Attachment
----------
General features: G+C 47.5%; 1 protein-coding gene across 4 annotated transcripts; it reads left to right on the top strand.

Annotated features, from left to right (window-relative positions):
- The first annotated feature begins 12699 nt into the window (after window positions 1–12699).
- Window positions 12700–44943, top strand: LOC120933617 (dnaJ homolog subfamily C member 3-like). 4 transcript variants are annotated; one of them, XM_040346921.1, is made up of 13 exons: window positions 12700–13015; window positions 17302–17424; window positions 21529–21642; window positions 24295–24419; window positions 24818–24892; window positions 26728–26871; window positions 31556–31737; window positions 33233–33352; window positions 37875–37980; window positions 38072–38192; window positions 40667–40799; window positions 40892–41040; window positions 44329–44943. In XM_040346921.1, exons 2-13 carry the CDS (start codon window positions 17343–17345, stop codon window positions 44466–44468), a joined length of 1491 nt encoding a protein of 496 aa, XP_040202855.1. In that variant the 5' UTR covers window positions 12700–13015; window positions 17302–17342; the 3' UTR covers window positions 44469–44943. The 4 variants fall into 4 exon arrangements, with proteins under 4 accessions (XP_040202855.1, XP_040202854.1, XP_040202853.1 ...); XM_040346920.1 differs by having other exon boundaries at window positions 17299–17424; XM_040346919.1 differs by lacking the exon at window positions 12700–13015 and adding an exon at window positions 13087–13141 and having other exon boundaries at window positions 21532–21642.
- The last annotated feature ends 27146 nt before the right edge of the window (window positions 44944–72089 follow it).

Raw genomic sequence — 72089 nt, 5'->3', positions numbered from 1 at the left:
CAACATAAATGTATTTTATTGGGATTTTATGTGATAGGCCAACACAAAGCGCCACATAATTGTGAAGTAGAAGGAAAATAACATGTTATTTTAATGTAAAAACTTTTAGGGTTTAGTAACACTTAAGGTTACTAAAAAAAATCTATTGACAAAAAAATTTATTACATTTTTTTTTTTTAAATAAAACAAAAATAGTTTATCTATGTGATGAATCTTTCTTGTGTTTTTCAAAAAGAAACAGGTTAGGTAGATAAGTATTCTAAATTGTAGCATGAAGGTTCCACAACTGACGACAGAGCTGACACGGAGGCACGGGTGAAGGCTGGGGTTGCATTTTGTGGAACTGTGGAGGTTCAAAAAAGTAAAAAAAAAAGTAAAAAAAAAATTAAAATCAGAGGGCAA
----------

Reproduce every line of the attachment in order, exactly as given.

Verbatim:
General features: G+C 47.5%; 1 protein-coding gene across 4 annotated transcripts; it reads left to right on the top strand.

Annotated features, from left to right (window-relative positions):
- The first annotated feature begins 12699 nt into the window (after window positions 1–12699).
- Window positions 12700–44943, top strand: LOC120933617 (dnaJ homolog subfamily C member 3-like). 4 transcript variants are annotated; one of them, XM_040346921.1, is made up of 13 exons: window positions 12700–13015; window positions 17302–17424; window positions 21529–21642; window positions 24295–24419; window positions 24818–24892; window positions 26728–26871; window positions 31556–31737; window positions 33233–33352; window positions 37875–37980; window positions 38072–38192; window positions 40667–40799; window positions 40892–41040; window positions 44329–44943. In XM_040346921.1, exons 2-13 carry the CDS (start codon window positions 17343–17345, stop codon window positions 44466–44468), a joined length of 1491 nt encoding a protein of 496 aa, XP_040202855.1. In that variant the 5' UTR covers window positions 12700–13015; window positions 17302–17342; the 3' UTR covers window positions 44469–44943. The 4 variants fall into 4 exon arrangements, with proteins under 4 accessions (XP_040202855.1, XP_040202854.1, XP_040202853.1 ...); XM_040346920.1 differs by having other exon boundaries at window positions 17299–17424; XM_040346919.1 differs by lacking the exon at window positions 12700–13015 and adding an exon at window positions 13087–13141 and having other exon boundaries at window positions 21532–21642.
- The last annotated feature ends 27146 nt before the right edge of the window (window positions 44944–72089 follow it).

Raw genomic sequence — 72089 nt, 5'->3', positions numbered from 1 at the left:
CAACATAAATGTATTTTATTGGGATTTTATGTGATAGGCCAACACAAAGCGCCACATAATTGTGAAGTAGAAGGAAAATAACATGTTATTTTAATGTAAAAACTTTTAGGGTTTAGTAACACTTAAGGTTACTAAAAAAAATCTATTGACAAAAAAATTTATTACATTTTTTTTTTTTAAATAAAACAAAAATAGTTTATCTATGTGATGAATCTTTCTTGTGTTTTTCAAAAAGAAACAGGTTAGGTAGATAAGTATTCTAAATTGTAGCATGAAGGTTCCACAACTGACGACAGAGCTGACACGGAGGCACGGGTGAAGGCTGGGGTTGCATTTTGTGGAACTGTGGAGGTTCAAAAAAGTAAAAAAAAAAGTAAAAAAAAAATTAAAATCAGAGGGCAA